Document details

What the tourism industry can learn from travel and historical writing

Author(s): Martins, Cecília Beecher ; Braz, John ; Fonseca, Diana ; Maia, Ana Clara ; Freitas, Rui Pacífico de

Date: 2014

Persistent ID: http://hdl.handle.net/10451/27790

Origin: Repositório da Universidade de Lisboa

Subject(s): Self; the Other; Portugal; Travel Writing


Description

The success of commercial activities often depends on the capacity to understand and accommodate unknown others coming from different social and cultural backgrounds. This is particularly true in the tourism industry. However, though this may appear a simple exercise, as Casey Blanton and Brigitt Flohr demonstrate in Travel Writing: The Self and the World (1997) and “Representations of the Self and the Other in Eighteenth-Century Travel Literature” (1999) this is not always easy, requiring preparation on the part of all involved as one is rarely neutral when encountering hitherto unknown others. Nonetheless, as Martin Page demonstrates in The First Global Village (2002), natural bias can be overcome and this is beneficial to all parties. In this essay, we will look closely at Page’s construction and representation of the Portuguese other found through the author’s contact with the Portuguese and his research into their history. We will also question if the controversy associated with The First Global Village is not due to the fact that the book breaks the rules of literary genre thus disconcerting readers; implying that innate bias is associated with all hitherto unknown others, whether these be individuals or literary object.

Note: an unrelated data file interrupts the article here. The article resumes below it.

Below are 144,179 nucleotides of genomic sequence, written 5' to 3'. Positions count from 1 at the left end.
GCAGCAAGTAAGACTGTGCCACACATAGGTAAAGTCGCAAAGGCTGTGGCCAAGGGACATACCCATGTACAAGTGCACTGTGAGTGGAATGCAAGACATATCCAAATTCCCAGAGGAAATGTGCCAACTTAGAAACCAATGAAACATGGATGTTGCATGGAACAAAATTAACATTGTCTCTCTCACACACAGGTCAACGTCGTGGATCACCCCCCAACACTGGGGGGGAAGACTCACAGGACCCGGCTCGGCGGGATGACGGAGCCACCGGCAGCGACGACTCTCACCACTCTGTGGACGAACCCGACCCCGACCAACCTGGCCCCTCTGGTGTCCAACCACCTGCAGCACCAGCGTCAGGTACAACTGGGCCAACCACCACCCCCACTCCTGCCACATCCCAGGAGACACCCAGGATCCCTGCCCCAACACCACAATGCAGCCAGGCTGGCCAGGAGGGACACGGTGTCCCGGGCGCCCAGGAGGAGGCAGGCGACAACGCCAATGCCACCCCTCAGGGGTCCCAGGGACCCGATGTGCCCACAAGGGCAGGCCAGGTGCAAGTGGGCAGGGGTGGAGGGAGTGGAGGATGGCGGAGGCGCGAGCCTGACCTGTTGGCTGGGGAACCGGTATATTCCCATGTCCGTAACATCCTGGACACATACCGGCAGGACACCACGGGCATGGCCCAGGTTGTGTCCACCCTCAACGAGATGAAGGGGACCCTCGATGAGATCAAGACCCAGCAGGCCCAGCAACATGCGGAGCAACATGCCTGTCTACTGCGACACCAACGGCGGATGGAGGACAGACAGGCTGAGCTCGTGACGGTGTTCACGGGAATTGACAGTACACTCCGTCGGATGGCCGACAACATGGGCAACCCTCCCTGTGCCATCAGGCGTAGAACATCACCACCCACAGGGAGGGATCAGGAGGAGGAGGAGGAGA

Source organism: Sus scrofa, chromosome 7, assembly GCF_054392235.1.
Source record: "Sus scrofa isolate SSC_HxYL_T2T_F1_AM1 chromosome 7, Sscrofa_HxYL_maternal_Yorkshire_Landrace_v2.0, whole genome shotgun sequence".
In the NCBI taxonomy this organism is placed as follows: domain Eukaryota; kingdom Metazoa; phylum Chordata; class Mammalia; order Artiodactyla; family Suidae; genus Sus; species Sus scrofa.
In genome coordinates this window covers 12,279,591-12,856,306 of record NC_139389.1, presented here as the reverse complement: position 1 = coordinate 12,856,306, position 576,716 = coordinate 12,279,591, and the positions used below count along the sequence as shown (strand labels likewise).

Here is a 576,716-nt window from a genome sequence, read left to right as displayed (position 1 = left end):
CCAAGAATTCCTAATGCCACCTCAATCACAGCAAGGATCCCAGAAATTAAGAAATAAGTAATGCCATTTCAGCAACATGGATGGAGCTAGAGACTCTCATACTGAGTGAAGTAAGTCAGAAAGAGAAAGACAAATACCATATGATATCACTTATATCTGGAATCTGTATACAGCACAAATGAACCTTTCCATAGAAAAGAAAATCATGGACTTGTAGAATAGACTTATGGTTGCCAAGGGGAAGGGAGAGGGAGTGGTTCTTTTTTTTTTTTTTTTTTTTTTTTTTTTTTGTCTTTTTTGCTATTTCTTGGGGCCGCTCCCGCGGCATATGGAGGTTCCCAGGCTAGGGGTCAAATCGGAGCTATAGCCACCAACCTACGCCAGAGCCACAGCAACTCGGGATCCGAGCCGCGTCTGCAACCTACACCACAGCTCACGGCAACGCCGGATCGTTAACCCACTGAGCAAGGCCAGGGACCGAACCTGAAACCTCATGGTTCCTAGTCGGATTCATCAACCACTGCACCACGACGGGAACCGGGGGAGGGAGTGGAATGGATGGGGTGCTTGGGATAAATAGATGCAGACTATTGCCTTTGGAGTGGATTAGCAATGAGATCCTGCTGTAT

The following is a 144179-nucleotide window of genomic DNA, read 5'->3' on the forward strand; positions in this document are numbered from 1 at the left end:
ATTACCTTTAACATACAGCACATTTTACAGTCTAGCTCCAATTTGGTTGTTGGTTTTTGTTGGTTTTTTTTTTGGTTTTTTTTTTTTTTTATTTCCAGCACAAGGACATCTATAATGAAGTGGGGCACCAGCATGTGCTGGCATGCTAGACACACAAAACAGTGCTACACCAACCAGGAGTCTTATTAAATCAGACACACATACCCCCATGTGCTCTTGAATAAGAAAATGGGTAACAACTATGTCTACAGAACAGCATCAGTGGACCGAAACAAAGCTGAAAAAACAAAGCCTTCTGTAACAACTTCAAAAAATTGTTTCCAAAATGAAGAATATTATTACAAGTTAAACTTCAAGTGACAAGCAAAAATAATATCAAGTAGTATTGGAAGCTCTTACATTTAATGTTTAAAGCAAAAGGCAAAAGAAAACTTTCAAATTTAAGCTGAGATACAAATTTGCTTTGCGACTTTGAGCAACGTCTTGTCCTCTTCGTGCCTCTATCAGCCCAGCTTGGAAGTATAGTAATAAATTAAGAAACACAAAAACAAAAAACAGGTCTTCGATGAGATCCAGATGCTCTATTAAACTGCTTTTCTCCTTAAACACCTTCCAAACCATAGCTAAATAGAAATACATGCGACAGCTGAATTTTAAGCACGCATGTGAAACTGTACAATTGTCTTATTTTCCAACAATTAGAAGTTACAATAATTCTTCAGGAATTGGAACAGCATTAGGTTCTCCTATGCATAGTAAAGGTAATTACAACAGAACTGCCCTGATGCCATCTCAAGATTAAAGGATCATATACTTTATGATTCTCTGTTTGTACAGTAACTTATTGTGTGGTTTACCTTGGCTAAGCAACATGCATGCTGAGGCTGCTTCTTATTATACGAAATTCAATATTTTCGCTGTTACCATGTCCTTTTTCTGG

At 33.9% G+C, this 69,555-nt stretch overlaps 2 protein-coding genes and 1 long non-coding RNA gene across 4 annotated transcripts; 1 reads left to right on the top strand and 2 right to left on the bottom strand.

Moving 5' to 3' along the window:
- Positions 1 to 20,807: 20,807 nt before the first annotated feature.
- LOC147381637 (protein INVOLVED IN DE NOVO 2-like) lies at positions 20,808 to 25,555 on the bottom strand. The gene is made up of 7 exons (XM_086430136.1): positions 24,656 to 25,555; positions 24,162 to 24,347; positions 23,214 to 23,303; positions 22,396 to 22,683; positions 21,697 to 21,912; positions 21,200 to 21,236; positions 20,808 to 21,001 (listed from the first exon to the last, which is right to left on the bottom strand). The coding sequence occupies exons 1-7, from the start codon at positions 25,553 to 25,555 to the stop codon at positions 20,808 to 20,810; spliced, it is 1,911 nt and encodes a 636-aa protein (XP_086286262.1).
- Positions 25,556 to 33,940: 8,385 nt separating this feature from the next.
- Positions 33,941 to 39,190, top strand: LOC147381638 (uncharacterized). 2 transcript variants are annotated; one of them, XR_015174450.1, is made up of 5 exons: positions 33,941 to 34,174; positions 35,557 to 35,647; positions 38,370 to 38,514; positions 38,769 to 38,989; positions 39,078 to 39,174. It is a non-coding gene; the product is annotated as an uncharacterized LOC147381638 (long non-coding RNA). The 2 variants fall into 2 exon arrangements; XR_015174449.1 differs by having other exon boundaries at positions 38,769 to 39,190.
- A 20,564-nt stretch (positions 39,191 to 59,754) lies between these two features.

Document Type Journal article
Language English
Contributor(s) Martins, Cecília Beecher; Braz, John; Fonseca, Diana; Maia, Ana Clara; Freitas, Rui Pacífico de
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